OOTP 13: Perhaps The Best Sports Simulation Game Ever
Proclaiming OOTP13 as such doesn’t give the game enough justice. As awe-inspiring as last year’s edition was, producer Markus Heinson and his band of creative baseball fanatics flipped the script while fine-tuning the strengths of an already stellar foundation. In other words, OOTP13 is like giving Jose Reyes-like speed to Albert Pujols.
There is no game on the market that combines the myriad aspects of its subject like OOTP13 has. As Baseball Prospectus’ annual book has become the gold standard of the sport, OOTP13 has further established itself as the gold standard of sports games, video or computer. You cannot exhaust the possibilities that exist in this version, a game with scant flaws. Having played a beta version, I can imagine the corrections will only enhance a game that belongs on the short list of the elite.
Having been blessed to give a spin to an advance copy, my Sunday evening turned into early Monday morning while in the process of sampling the new features. To highlight each of them would turn this review into War and Peace-sized, so let’s focus on the bigger standouts.
Real Time Simulation: One should buy OOTP13 on this feature alone. Gamers can follow an entire day of baseball at varying speeds; I tried using the actual real time for a full slate of games, worked out, went to the grocery store and napped before coming back about five hours later to see that Stephen Strasburg struck out 15 Astros in a complete game 1-hitter, Ryan Braun go 4-for-5 with a pair of homers before following the action of a Diamondbacks-Dodgers game that went 16 innings and ended with Los Angeles hurler Ted Lilly — the last available player on the Dodgers roster — concluding the marathon with an RBI single. About the only thing missing was the MLB Network crew analyzing the action.
Improved Interface: From the ESPN-like player pages to more user friendly team and league sections, the game’s makeover is very inviting. Managing a team has become easier to handle; especially the aspect of being able to work your way through the team pages, which begins with a one-stop look at the state of your franchise and only gets better as you peruse through the endless breakdowns that are offered.
Better Trading AI: The days of grabbing a top-tier prospect for a couple of has-been slags are over. You want a young talent like Justin Upton? Better get ready to offer the Diamondbacks the moon, Jupiter, Pluto and a galaxy to be named later.
The game also includes a more fine-tuned draft and free agency, plus it also sets the Astros up for one last ride through the National League before the likes of Pujols, Adrian Beltre and the rest of AL West gets to feast on their mediocre pitching staff in 2013. Another cool new feature is the historical draft, allowing owners to throw random players from past and present into the pool of available talent. Imagine the Astros — who have the first pick this June — being able to nab the likes of 1923 Babe Ruth or 1962 Sandy Koufax. It’s a hidden gem of an addition that makes fans of the “What If…?” modes giddy with joy.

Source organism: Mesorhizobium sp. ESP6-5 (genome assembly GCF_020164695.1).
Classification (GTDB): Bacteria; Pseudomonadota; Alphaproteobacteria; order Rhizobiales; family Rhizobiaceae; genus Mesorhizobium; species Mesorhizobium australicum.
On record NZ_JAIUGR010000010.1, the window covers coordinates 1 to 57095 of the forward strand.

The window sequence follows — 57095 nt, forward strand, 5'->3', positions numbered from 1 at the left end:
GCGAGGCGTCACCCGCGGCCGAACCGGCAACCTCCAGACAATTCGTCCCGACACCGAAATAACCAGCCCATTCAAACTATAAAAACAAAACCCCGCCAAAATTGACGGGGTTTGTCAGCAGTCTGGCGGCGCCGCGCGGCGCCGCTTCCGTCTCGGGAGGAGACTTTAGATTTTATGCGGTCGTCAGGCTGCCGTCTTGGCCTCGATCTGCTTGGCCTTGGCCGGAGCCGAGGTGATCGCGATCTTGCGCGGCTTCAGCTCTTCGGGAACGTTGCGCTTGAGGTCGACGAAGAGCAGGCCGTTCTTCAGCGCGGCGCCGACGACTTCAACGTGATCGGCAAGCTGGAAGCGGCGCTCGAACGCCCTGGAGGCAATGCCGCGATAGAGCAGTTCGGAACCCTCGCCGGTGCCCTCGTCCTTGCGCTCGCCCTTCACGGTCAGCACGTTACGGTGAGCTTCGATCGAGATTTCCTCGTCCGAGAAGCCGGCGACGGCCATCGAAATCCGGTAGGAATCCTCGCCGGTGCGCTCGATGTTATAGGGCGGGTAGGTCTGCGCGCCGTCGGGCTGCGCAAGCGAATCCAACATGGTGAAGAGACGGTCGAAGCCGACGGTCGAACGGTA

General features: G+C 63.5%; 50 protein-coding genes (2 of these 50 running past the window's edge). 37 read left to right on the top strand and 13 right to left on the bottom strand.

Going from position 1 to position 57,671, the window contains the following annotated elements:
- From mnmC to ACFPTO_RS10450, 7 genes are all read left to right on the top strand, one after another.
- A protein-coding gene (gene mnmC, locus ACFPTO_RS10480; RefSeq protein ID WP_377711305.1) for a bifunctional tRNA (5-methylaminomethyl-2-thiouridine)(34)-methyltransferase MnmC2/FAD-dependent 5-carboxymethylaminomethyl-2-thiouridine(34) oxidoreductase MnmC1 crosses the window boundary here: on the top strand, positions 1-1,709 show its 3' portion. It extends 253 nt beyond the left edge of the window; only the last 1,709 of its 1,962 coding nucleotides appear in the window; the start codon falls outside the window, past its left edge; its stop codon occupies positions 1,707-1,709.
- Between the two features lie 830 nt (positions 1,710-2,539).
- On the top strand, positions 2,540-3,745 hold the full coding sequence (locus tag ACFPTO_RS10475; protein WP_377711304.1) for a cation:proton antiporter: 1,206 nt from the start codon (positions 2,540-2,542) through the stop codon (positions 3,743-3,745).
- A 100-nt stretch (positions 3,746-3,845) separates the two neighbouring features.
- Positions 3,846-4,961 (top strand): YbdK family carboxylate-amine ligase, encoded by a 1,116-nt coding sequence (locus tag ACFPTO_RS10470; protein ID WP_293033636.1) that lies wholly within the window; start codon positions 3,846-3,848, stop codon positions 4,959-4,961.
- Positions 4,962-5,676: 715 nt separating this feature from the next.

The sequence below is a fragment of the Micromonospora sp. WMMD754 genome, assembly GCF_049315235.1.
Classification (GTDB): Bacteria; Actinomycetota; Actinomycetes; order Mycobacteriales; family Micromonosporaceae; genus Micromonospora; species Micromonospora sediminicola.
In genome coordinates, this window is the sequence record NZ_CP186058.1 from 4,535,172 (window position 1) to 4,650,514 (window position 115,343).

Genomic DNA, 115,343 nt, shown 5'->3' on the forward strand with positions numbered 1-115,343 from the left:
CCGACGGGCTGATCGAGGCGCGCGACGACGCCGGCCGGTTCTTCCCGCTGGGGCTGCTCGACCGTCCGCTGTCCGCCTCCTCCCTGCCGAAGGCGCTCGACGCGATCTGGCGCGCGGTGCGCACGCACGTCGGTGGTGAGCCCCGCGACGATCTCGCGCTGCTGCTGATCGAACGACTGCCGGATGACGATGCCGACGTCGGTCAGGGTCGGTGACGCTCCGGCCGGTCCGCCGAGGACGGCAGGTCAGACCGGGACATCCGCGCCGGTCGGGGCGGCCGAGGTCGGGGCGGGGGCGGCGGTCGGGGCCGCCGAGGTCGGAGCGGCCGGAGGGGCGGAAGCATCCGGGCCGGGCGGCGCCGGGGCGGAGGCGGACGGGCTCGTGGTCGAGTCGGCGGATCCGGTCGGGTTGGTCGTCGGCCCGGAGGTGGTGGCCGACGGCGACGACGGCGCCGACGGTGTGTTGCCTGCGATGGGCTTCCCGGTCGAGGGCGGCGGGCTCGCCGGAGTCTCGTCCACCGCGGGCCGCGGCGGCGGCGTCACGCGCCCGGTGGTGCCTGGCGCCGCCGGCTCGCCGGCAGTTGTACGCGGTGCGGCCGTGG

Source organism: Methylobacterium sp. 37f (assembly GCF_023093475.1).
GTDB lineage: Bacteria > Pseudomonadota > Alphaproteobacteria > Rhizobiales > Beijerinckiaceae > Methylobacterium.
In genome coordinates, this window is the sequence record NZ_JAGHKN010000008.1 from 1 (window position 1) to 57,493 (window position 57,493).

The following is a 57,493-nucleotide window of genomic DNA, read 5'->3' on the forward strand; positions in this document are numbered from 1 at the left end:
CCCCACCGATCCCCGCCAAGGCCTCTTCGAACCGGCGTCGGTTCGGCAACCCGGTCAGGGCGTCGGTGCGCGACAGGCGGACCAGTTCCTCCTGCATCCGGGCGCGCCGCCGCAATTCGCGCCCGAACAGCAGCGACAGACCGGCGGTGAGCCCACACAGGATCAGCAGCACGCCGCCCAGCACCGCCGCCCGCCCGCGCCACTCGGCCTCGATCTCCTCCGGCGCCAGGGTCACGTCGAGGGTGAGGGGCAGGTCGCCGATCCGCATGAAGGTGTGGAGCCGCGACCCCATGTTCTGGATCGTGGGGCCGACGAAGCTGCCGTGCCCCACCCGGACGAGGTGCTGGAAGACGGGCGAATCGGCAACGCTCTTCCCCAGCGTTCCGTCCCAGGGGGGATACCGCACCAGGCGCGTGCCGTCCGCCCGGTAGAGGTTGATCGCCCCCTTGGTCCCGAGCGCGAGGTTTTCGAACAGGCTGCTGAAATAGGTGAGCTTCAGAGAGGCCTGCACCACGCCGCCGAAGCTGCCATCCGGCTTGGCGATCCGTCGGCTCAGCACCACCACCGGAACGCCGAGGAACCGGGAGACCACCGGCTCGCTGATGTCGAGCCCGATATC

That said, I took the liberty of projecting the upcoming season, which also includes the new playoff mode. After a series of trial runs (one of which included an A’s-Giants World Series and another that saw Dodgers OF Matt Kemp win the NL Triple Crown), I proceeded with a season that delivered its share of twists and turns.
American League East: Red Sox, 91-71 (Actually, they tied the Yankees on the final day of the regular season).
American League Central: Indians, 88-74 (Only team to finish above .500; the Tigers couldn’t find pitching beyond Justin Verlander and wound up with an 77-85 mark).
American League West: Rangers, 89-73 (Pujols flopped miserably for the Angels, hitting .223-20-57 in 121 games as LA finished 80-82).
Wild Cards: Yankees (91-71), Mariners (85-77, one game better than the Blue Jays and Rays, who both lost on the final day of the season).
National League East: Phillies, 86-76 (The Marlins, Nationals and Braves finished within three games of Philly, which needed a rally from a 6-0 first inning hole to top Washington on the last day of the season, avoiding a one-game playoff with Miami, sitting a game back).
National League Central: Cardinals, 86-77 (The defending champs defeated the Reds in a one-game, winner-take-all playoff game).
National League West: Dodgers, 95-77.
Wild Cards: Diamondbacks (87-75) and Giants (87-75; San Francisco was 30-49 at one point in the season).
American League: Mariners over Yankees in WC; Red Sox over Mariners (3-1); Indians over Rangers (3-0); Indians over Red Sox (4-3).
National League: Giants over Diamondbacks in WC; Dodgers over Giants (3-2); Cardinals over Phillies (3-0); Cardinals over Dodgers (4-0).
World Series: Cardinals over Indians (4-1). Another year of torment for Cleveland fans.
Rookie of the Year: A’s C Josh Donaldson (AL); Padres 1B Yonder Alonzo (NL)
Manager of the Year: Manny Acta, Indians (AL); Don Mattingly, Dodgers (NL)
Cy Young: Jon Lester, Red Sox (AL); Clayton Kershaw, Dodgers (NL)
MVP: Tigers 3B Miguel Cabrera (AL); Reds 1B Joey Votto (NL)